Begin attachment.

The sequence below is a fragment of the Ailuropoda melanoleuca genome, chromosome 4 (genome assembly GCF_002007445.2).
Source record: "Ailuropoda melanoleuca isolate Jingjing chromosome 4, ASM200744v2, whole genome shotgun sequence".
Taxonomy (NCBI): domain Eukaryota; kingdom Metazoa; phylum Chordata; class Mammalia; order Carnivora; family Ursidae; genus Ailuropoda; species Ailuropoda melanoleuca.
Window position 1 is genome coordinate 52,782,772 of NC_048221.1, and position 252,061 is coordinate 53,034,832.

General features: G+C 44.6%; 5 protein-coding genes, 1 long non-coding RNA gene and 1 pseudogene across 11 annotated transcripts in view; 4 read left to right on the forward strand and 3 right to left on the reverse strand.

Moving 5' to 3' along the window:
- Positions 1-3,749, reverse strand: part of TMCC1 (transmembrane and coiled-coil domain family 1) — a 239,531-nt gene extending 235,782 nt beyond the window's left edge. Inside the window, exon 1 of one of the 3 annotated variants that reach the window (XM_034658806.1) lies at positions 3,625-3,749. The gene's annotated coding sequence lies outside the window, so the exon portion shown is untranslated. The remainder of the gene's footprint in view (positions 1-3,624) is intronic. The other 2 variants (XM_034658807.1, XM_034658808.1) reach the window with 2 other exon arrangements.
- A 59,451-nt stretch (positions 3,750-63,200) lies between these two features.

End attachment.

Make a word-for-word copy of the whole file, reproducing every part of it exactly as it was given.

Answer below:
The sequence below is a fragment of the Ailuropoda melanoleuca genome, chromosome 4 (genome assembly GCF_002007445.2).
Source record: "Ailuropoda melanoleuca isolate Jingjing chromosome 4, ASM200744v2, whole genome shotgun sequence".
Taxonomy (NCBI): domain Eukaryota; kingdom Metazoa; phylum Chordata; class Mammalia; order Carnivora; family Ursidae; genus Ailuropoda; species Ailuropoda melanoleuca.
Window position 1 is genome coordinate 52,782,772 of NC_048221.1, and position 252,061 is coordinate 53,034,832.

General features: G+C 44.6%; 5 protein-coding genes, 1 long non-coding RNA gene and 1 pseudogene across 11 annotated transcripts in view; 4 read left to right on the forward strand and 3 right to left on the reverse strand.

Moving 5' to 3' along the window:
- Positions 1-3,749, reverse strand: part of TMCC1 (transmembrane and coiled-coil domain family 1) — a 239,531-nt gene extending 235,782 nt beyond the window's left edge. Inside the window, exon 1 of one of the 3 annotated variants that reach the window (XM_034658806.1) lies at positions 3,625-3,749. The gene's annotated coding sequence lies outside the window, so the exon portion shown is untranslated. The remainder of the gene's footprint in view (positions 1-3,624) is intronic. The other 2 variants (XM_034658807.1, XM_034658808.1) reach the window with 2 other exon arrangements.
- A 59,451-nt stretch (positions 3,750-63,200) lies between these two features.